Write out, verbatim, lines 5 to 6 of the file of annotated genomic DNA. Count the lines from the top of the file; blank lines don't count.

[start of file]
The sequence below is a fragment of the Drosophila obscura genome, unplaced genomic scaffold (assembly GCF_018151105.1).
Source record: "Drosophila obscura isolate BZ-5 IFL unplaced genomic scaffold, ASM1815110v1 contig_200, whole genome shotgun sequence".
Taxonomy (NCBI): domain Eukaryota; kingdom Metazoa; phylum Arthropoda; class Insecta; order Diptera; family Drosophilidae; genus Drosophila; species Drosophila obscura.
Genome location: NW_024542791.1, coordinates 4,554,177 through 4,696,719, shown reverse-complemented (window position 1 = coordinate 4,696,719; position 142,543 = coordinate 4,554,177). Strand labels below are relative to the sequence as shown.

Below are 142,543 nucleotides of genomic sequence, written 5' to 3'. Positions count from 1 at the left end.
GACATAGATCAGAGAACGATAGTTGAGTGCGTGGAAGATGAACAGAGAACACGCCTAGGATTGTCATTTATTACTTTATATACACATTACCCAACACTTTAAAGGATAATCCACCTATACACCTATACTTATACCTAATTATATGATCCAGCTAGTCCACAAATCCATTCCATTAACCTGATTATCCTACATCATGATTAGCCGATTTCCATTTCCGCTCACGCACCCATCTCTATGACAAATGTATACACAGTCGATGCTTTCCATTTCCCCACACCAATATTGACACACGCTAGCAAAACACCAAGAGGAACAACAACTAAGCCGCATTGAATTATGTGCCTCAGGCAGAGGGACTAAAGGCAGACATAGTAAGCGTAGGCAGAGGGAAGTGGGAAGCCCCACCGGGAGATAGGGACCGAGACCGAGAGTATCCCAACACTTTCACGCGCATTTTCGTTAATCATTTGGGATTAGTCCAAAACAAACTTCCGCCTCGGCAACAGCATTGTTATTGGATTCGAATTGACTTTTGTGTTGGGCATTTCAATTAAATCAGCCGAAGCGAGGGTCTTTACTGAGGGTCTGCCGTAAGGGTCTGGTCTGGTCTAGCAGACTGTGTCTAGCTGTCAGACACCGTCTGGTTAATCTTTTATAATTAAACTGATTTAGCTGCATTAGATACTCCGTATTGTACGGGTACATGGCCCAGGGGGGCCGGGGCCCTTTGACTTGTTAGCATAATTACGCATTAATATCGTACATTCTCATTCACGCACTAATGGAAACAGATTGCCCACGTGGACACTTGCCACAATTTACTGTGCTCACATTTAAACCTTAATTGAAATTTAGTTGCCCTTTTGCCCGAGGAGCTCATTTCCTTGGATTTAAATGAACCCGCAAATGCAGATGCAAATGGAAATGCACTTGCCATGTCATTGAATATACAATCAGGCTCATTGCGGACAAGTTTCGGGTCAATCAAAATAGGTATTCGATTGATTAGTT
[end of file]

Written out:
Below are 142,543 nucleotides of genomic sequence, written 5' to 3'. Positions count from 1 at the left end.
GACATAGATCAGAGAACGATAGTTGAGTGCGTGGAAGATGAACAGAGAACACGCCTAGGATTGTCATTTATTACTTTATATACACATTACCCAACACTTTAAAGGATAATCCACCTATACACCTATACTTATACCTAATTATATGATCCAGCTAGTCCACAAATCCATTCCATTAACCTGATTATCCTACATCATGATTAGCCGATTTCCATTTCCGCTCACGCACCCATCTCTATGACAAATGTATACACAGTCGATGCTTTCCATTTCCCCACACCAATATTGACACACGCTAGCAAAACACCAAGAGGAACAACAACTAAGCCGCATTGAATTATGTGCCTCAGGCAGAGGGACTAAAGGCAGACATAGTAAGCGTAGGCAGAGGGAAGTGGGAAGCCCCACCGGGAGATAGGGACCGAGACCGAGAGTATCCCAACACTTTCACGCGCATTTTCGTTAATCATTTGGGATTAGTCCAAAACAAACTTCCGCCTCGGCAACAGCATTGTTATTGGATTCGAATTGACTTTTGTGTTGGGCATTTCAATTAAATCAGCCGAAGCGAGGGTCTTTACTGAGGGTCTGCCGTAAGGGTCTGGTCTGGTCTAGCAGACTGTGTCTAGCTGTCAGACACCGTCTGGTTAATCTTTTATAATTAAACTGATTTAGCTGCATTAGATACTCCGTATTGTACGGGTACATGGCCCAGGGGGGCCGGGGCCCTTTGACTTGTTAGCATAATTACGCATTAATATCGTACATTCTCATTCACGCACTAATGGAAACAGATTGCCCACGTGGACACTTGCCACAATTTACTGTGCTCACATTTAAACCTTAATTGAAATTTAGTTGCCCTTTTGCCCGAGGAGCTCATTTCCTTGGATTTAAATGAACCCGCAAATGCAGATGCAAATGGAAATGCACTTGCCATGTCATTGAATATACAATCAGGCTCATTGCGGACAAGTTTCGGGTCAATCAAAATAGGTATTCGATTGATTAGTT